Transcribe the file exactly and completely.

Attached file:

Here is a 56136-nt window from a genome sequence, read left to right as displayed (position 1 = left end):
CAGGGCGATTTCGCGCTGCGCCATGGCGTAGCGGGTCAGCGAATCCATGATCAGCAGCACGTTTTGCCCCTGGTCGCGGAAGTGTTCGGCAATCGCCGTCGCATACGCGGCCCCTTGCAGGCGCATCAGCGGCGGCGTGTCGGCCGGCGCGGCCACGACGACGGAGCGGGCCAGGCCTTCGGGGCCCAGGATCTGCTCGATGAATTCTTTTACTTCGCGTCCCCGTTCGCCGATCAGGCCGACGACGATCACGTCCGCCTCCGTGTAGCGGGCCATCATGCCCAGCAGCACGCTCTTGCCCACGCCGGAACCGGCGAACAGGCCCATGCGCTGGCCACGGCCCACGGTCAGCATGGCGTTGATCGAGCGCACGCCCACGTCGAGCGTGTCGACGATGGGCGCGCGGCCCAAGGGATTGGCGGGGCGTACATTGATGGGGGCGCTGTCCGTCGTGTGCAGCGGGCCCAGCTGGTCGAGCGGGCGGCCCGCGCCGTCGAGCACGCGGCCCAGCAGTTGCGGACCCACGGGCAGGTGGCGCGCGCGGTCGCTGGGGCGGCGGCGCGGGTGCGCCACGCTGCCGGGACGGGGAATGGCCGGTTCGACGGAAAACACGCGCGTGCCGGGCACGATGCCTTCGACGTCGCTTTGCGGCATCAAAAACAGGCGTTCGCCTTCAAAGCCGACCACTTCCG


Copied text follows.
Here is a 56136-nt window from a genome sequence, read left to right as displayed (position 1 = left end):
CAGGGCGATTTCGCGCTGCGCCATGGCGTAGCGGGTCAGCGAATCCATGATCAGCAGCACGTTTTGCCCCTGGTCGCGGAAGTGTTCGGCAATCGCCGTCGCATACGCGGCCCCTTGCAGGCGCATCAGCGGCGGCGTGTCGGCCGGCGCGGCCACGACGACGGAGCGGGCCAGGCCTTCGGGGCCCAGGATCTGCTCGATGAATTCTTTTACTTCGCGTCCCCGTTCGCCGATCAGGCCGACGACGATCACGTCCGCCTCCGTGTAGCGGGCCATCATGCCCAGCAGCACGCTCTTGCCCACGCCGGAACCGGCGAACAGGCCCATGCGCTGGCCACGGCCCACGGTCAGCATGGCGTTGATCGAGCGCACGCCCACGTCGAGCGTGTCGACGATGGGCGCGCGGCCCAAGGGATTGGCGGGGCGTACATTGATGGGGGCGCTGTCCGTCGTGTGCAGCGGGCCCAGCTGGTCGAGCGGGCGGCCCGCGCCGTCGAGCACGCGGCCCAGCAGTTGCGGACCCACGGGCAGGTGGCGCGCGCGGTCGCTGGGGCGGCGGCGCGGGTGCGCCACGCTGCCGGGACGGGGAATGGCCGGTTCGACGGAAAACACGCGCGTGCCGGGCACGATGCCTTCGACGTCGCTTTGCGGCATCAAAAACAGGCGTTCGCCTTCAAAGCCGACCACTTCCG